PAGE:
After I discovered there was no price advantage to purchasing round trip tickets, I started booking one-way tickets almost exclusively and often also book travel legs separately. Sometimes, it's a matter of booking an available space on a popular train before sellout on one leg (as is the case oftentimes with the California Zephyr), when there's still a bit of breathing room on another leg. Other times, there can be a choice of how to reach the final destination and there can be an advantage to waiting and seeing if one route becomes more economically advantageous as time progresses (such as travelling to the East Coast from CHI). Then there's the desire to override the suggested booking, either to cut down on layover time, or because booking a self-imposed layover (eg, overnight) is more desirable than using the suggested routing.
So far, I've had no issues making connections which weren't of my own doing. But it also seems that the extremely late trains I am on are either to my final destination, or a connection to a very long layover (like the Lake Shore Limited).
 

RSG

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For the purposes of those new to Amtrak who might be reading this thread, if you know or have a reasonable suspicion that you will not be able to board the train at the departure station on your ticket at the time of scheduled departure, by all means call 800-USA-RAIL and speak to an agent and explain your situation. (Personally, I would even do this if on a late train on a single ticket where a connection might be missed during peak travel times just to confirm the situation.)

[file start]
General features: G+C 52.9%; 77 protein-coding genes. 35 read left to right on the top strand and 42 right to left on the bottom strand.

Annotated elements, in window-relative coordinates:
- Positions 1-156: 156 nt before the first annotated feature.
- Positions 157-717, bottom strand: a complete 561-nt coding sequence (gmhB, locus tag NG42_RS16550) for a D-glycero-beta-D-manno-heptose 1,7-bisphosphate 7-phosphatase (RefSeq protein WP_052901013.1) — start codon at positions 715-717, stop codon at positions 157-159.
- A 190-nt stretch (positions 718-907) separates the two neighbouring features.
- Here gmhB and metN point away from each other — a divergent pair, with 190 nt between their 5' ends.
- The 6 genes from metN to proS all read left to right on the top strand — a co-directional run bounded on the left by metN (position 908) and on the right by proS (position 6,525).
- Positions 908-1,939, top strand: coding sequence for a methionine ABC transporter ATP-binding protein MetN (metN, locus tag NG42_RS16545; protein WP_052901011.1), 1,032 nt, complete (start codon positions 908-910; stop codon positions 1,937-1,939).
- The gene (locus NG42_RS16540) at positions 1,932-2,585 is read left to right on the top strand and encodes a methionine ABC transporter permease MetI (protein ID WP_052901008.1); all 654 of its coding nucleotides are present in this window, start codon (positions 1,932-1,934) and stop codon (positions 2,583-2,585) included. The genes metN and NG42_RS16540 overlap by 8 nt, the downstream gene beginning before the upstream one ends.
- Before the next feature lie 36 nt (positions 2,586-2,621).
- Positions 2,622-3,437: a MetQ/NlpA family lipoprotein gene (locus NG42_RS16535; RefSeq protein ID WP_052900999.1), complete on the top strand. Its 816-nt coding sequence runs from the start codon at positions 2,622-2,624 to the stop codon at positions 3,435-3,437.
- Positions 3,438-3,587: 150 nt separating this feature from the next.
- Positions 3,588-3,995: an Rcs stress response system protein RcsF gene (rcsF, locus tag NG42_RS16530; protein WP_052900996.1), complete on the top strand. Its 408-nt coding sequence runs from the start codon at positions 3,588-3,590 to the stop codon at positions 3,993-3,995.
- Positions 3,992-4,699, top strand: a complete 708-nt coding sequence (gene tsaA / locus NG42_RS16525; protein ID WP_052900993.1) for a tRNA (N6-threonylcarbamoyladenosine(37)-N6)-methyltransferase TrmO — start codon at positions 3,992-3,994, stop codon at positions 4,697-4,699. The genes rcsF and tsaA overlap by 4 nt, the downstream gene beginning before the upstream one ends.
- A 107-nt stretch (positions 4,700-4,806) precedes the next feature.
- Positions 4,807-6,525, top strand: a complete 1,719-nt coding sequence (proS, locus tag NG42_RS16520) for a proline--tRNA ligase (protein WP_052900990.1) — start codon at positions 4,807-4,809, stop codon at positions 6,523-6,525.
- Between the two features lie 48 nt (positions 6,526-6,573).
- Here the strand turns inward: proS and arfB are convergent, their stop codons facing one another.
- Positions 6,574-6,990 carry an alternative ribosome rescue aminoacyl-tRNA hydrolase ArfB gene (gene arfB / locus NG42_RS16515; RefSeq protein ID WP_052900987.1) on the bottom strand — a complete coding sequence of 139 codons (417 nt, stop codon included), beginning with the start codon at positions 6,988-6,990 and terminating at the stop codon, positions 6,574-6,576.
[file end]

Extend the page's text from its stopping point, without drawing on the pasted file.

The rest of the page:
Unlike airline tickets, Amtrak tickets hold no value after the train for which they are issued leaves the station. The modification window is extended if the train's departure is delayed, but oftentimes that isn't readily apparent to the agent who might take the call, so call in advance of the scheduled departure. If you receive an agent who can't give you the information you ask for, or is dismissive, or says "there's nothing I can do", politely terminate the call and call back. The odds are pretty good you will get a more helpful agent on the second try (and almost always by the third try). But don't expect them to overturn the laws of physics and make the train go backwards after it has left a station or do other impossible feats (particularly those that may impact their employment status).
 

BCL